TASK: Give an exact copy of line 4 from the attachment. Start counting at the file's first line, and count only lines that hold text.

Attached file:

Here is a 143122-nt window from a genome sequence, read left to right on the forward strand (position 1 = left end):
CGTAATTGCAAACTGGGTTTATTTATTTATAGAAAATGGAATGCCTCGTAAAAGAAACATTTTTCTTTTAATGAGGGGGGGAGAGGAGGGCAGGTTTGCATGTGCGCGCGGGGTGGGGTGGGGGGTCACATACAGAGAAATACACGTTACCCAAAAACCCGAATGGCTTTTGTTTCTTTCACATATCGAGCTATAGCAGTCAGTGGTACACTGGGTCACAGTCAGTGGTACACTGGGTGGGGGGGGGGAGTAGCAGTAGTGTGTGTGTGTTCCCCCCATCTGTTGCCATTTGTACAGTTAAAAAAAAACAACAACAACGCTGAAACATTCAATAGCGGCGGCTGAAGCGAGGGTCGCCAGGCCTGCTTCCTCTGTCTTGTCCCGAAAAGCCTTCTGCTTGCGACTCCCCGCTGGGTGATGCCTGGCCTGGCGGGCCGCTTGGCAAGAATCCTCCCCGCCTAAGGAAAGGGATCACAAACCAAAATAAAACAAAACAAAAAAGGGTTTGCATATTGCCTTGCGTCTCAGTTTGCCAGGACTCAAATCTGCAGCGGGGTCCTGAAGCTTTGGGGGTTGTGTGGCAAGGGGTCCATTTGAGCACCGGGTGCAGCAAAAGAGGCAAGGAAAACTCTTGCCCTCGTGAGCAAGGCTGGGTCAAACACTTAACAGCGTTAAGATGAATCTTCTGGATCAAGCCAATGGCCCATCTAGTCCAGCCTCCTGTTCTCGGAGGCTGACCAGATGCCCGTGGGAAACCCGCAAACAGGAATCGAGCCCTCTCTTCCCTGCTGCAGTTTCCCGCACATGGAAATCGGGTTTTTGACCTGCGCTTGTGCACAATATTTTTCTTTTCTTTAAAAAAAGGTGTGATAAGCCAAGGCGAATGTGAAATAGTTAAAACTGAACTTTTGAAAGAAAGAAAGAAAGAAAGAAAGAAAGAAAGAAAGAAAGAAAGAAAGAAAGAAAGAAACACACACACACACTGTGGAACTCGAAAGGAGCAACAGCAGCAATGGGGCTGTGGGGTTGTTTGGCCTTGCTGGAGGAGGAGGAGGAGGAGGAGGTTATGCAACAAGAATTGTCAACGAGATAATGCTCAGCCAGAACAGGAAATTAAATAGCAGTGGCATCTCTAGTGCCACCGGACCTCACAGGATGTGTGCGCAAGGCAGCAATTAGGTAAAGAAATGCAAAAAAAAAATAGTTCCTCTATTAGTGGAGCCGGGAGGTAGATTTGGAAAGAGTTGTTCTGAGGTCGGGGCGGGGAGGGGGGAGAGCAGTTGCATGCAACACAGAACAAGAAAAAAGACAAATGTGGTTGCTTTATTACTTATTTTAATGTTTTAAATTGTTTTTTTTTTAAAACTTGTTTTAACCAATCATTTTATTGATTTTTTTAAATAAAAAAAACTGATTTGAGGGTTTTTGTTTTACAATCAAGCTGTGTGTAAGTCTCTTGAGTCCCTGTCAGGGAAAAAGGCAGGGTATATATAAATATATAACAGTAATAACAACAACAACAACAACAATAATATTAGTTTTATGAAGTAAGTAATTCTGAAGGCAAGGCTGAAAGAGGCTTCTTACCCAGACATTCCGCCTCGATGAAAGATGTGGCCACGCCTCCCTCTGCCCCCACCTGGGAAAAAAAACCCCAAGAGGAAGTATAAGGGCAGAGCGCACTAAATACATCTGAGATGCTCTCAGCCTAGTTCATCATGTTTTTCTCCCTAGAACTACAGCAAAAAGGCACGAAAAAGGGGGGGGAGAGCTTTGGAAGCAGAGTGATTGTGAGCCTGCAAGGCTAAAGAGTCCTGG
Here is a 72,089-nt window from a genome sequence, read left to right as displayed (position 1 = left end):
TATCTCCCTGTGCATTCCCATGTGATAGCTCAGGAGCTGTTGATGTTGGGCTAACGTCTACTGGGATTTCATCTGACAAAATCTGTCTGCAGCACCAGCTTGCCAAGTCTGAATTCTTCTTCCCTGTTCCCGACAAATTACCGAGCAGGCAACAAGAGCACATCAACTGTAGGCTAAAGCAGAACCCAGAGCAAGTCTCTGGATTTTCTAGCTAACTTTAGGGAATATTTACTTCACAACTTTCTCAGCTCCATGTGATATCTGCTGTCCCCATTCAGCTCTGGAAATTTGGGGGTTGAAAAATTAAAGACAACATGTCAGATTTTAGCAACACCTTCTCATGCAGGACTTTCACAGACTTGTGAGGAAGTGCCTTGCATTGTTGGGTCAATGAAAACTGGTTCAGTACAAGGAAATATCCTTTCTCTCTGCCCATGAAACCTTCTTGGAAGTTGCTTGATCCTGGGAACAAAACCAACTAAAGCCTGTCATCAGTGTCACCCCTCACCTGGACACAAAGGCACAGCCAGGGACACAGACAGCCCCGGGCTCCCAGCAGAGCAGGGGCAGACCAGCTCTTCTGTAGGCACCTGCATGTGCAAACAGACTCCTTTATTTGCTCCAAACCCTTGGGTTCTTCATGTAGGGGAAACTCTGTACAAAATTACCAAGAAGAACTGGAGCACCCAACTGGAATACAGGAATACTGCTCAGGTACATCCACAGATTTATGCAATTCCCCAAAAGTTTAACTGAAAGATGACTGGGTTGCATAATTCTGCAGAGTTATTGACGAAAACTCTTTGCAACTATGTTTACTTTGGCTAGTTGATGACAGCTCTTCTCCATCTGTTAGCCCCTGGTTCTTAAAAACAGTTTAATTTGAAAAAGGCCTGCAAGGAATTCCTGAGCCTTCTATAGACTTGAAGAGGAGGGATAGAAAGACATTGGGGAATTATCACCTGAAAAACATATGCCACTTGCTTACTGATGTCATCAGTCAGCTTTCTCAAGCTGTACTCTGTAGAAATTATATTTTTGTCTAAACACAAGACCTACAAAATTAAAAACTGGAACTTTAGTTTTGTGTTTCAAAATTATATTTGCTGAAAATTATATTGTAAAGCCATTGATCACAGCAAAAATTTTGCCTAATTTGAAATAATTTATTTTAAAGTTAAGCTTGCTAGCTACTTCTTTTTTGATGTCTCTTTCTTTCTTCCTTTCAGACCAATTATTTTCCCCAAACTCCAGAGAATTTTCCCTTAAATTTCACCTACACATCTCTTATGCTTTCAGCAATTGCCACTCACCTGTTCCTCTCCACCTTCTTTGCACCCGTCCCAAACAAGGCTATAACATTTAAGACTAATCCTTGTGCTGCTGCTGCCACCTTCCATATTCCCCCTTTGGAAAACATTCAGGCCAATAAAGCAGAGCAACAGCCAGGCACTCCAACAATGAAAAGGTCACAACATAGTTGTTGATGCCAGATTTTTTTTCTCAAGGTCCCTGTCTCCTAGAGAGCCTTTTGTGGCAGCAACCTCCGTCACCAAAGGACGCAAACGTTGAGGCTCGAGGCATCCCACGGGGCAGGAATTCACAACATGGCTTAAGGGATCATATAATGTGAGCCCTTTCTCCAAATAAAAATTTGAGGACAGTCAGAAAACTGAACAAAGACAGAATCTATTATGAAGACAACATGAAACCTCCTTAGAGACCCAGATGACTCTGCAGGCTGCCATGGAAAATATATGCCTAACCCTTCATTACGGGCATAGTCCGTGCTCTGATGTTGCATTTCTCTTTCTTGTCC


TATCTCCCTGTGCATTCCCATGTGATAGCTCAGGAGCTGTTGATGTTGGGCTAACGTCTACTGGGATTTCATCTGACAAAATCTGTCTGCAGCACCAGCTTGCCAAGTCTGAATTCTTCTTCCCTGTTCCCGACAAATTACCGAGCAGGCAACAAGAGCACATCAACTGTAGGCTAAAGCAGAACCCAGAGCAAGTCTCTGGATTTTCTAGCTAACTTTAGGGAATATTTACTTCACAACTTTCTCAGCTCCATGTGATATCTGCTGTCCCCATTCAGCTCTGGAAATTTGGGGGTTGAAAAATTAAAGACAACATGTCAGATTTTAGCAACACCTTCTCATGCAGGACTTTCACAGACTTGTGAGGAAGTGCCTTGCATTGTTGGGTCAATGAAAACTGGTTCAGTACAAGGAAATATCCTTTCTCTCTGCCCATGAAACCTTCTTGGAAGTTGCTTGATCCTGGGAACAAAACCAACTAAAGCCTGTCATCAGTGTCACCCCTCACCTGGACACAAAGGCACAGCCAGGGACACAGACAGCCCCGGGCTCCCAGCAGAGCAGGGGCAGACCAGCTCTTCTGTAGGCACCTGCATGTGCAAACAGACTCCTTTATTTGCTCCAAACCCTTGGGTTCTTCATGTAGGGGAAACTCTGTACAAAATTACCAAGAAGAACTGGAGCACCCAACTGGAATACAGGAATACTGCTCAGGTACATCCACAGATTTATGCAATTCCCCAAAAGTTTAACTGAAAGATGACTGGGTTGCATAATTCTGCAGAGTTATTGACGAAAACTCTTTGCAACTATGTTTACTTTGGCTAGTTGATGACAGCTCTTCTCCATCTGTTAGCCCCTGGTTCTTAAAAACAGTTTAATTTGAAAAAGGCCTGCAAGGAATTCCTGAGCCTTCTATAGACTTGAAGAGGAGGGATAGAAAGACATTGGGGAATTATCACCTGAAAAACATATGCCACTTGCTTACTGATGTCATCAGTCAGCTTTCTCAAGCTGTACTCTGTAGAAATTATATTTTTGTCTAAACACAAGACCTACAAAATTAAAAACTGGAACTTTAGTTTTGTGTTTCAAAATTATATTTGCTGAAAATTATATTGTAAAGCCATTGATCACAGCAAAAATTTTGCCTAATTTGAAATAATTTATTTTAAAGTTAAGCTTGCTAGCTACTTCTTTTTTGATGTCTCTTTCTTTCTTCCTTTCAGACCAATTATTTTCCCCAAACTCCAGAGAATTTTCCCTTAAATTTCACCTACACATCTCTTATGCTTTCAGCAATTGCCACTCACCTGTTCCTCTCCACCTTCTTTGCACCCGTCCCAAACAAGGCTATAACATTTAAGACTAATCCTTGTGCTGCTGCTGCCACCTTCCATATTCCCCCTTTGGAAAACATTCAGGCCAATAAAGCAGAGCAACAGCCAGGCACTCCAACAATGAAAAGGTCACAACATAGTTGTTGATGCCAGATTTTTTTTCTCAAGGTCCCTGTCTCCTAGAGAGCCTTTTGTGGCAGCAACCTCCGTCACCAAAGGACGCAAACGTTGAGGCTCGAGGCATCCCACGGGGCAGGAATTCACAACATGGCTTAAGGGATCATATAATGTGAGCCCTTTCTCCAAATAAAAATTTGAGGACAGTCAGAAAACTGAACAAAGACAGAATCTATTATGAAGACAACATGAAACCTCCTTAGAGACCCAGATGACTCTGCAGGCTGCCATGGAAAATATATGCCTAACCCTTCATTACGGGCATAGTCCGTGCTCTGATGTTGCATTTCTCTTTCTTGTCC